Sample Seperation agreement question


#1

Changing the language in the first statement serves no purpose other than personal satisfaction.

The second paragraph does not deal with the issue of adultery. Adultery is still a crime in NC and your spouse cannot give you permission to break the law. This paragraph is generally utilized in the context of contracts entered into by either party after separation but before divorce.

P.S. Please feel free to bring up this or any other topic on our live call-in show every Wednesday at 11:00 a.m. EST. Visit radio.rosen.com/live for details

Helena M. Nevicosi
Attorney with Rosen Law Firm

4101 Lake Boone Trail, Suite 500
Raleigh, North Carolina 27607
919.787.6668 main phone
919.787.6361 main fax

Charlotte Office
301 McCullough Drive
Suite 510
Charlotte, NC 28262
Main Phone: (704)307.4600
Main Fax: (704) 9343.0044

Durham & Chapel Hill Office
1829 East Franklin Street
Building 600
Chapel Hill, NC 27514
(919) 321.0780

ROSEN.COM

The response posted above is based upon the limited factual information made available and is not intended as a full and complete response to the question. The only reliable manner to obtain complete and adequate legal advice is to consult with an attorney, fully explain your situation, and allow the attorney sufficient opportunity to research the applicable law and facts required to render an accurate opinion. The basic information provided above is intended as a public service only, a full discussion with an attorney should be undertaken before taking any action. The information posted on this forum is available for public viewing and is not intended to create an attorney client relationship with any individual. These answers are provided for informational purposes only, a person should consult with their own individual legal counsel before taking any action that could affect their legal rights or obligations.


#2

So if one party wants to remove the statement “as fully completely and in the same manner and to the same extent as though they had never been married”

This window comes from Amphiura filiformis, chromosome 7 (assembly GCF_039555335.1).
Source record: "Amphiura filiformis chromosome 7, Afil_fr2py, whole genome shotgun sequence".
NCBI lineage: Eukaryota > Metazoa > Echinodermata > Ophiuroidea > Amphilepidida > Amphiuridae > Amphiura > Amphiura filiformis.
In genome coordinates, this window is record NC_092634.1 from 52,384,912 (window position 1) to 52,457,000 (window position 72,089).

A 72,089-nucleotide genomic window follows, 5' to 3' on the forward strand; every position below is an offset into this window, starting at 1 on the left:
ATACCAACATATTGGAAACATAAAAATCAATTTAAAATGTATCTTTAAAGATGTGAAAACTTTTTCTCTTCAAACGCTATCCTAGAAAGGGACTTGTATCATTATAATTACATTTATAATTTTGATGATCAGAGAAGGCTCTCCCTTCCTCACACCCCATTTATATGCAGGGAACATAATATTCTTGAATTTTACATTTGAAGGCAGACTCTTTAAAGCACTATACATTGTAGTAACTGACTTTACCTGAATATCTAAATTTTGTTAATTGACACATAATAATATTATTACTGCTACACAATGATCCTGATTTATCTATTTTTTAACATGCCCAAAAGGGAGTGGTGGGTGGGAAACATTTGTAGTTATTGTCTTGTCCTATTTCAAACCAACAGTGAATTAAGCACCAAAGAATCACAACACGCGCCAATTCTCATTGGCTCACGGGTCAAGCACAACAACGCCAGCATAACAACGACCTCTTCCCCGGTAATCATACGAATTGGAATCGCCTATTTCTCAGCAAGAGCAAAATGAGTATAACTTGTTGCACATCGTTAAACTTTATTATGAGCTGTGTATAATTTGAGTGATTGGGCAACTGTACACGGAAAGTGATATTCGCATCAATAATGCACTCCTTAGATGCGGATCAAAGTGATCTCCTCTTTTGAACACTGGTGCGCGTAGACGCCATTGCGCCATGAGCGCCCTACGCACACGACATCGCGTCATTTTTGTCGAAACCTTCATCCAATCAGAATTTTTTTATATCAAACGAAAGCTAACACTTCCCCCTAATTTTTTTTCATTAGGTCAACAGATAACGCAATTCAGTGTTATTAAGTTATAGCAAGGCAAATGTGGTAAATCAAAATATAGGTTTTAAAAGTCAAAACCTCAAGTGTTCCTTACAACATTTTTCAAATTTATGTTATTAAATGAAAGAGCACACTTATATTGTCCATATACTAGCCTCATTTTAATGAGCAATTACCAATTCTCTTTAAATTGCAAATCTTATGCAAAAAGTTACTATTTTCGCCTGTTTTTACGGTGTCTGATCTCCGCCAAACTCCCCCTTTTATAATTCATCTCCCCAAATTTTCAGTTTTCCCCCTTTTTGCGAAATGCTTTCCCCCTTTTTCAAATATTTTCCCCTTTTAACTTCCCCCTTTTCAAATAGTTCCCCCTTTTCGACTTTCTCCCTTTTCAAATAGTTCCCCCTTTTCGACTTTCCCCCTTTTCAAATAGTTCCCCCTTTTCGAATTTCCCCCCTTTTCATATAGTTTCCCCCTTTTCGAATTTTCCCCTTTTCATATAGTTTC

Does that do anything?

Thanks


#3

I am wondering why the statement needs to be taken out. Basically it means once you separate, you are free to live your life as if you had never been married EXCEPT when it comes to the having sex part. It means you are free to live your life and move on.

I don’t understand what difference it makes if it’s in there or not. It seems to be a protection for both parties. One party can’t come back and say ‘you can’t do this or that because the agreement doesn’t say you can’. Sounds like a set-up for potential drama OR someone wants to keep tabs on daily lives and activities.

Are you wanting the statement out or does the STBX want it out?


#4

I have a question about the sample, as well; what does “Right to Contract” mean?
" 6. Right To Contract. Both Husband and Wife shall have the right to contract and to be fully contracted with, independently of the other, as fully and to all intents and purposes as if they had never been married."

Also, in terms of separation, if the husband and wife were to get their separation agreement drafted by a lawyer, documented and notarized, does that entitle either spouse to then have a (sexual) relationship with another person without having repercussions on the divorce proceedings? IE, custody, ALIMONY, support, etc.?


#5

“Right to contract” means that you can purchase or sell and unless they are specifically named in the agreement, they are your property to do with as you would.
Nothing entitles either spouse to have sexual relations prior to absolute divorce. It is illegal to have sex with someone other than your spouse, even during separation (Doesn’t mean it doesn’t happen; still illegal). This would not have an affect on anything other than alimony and that would only be if the sexual relationship began prior to separation.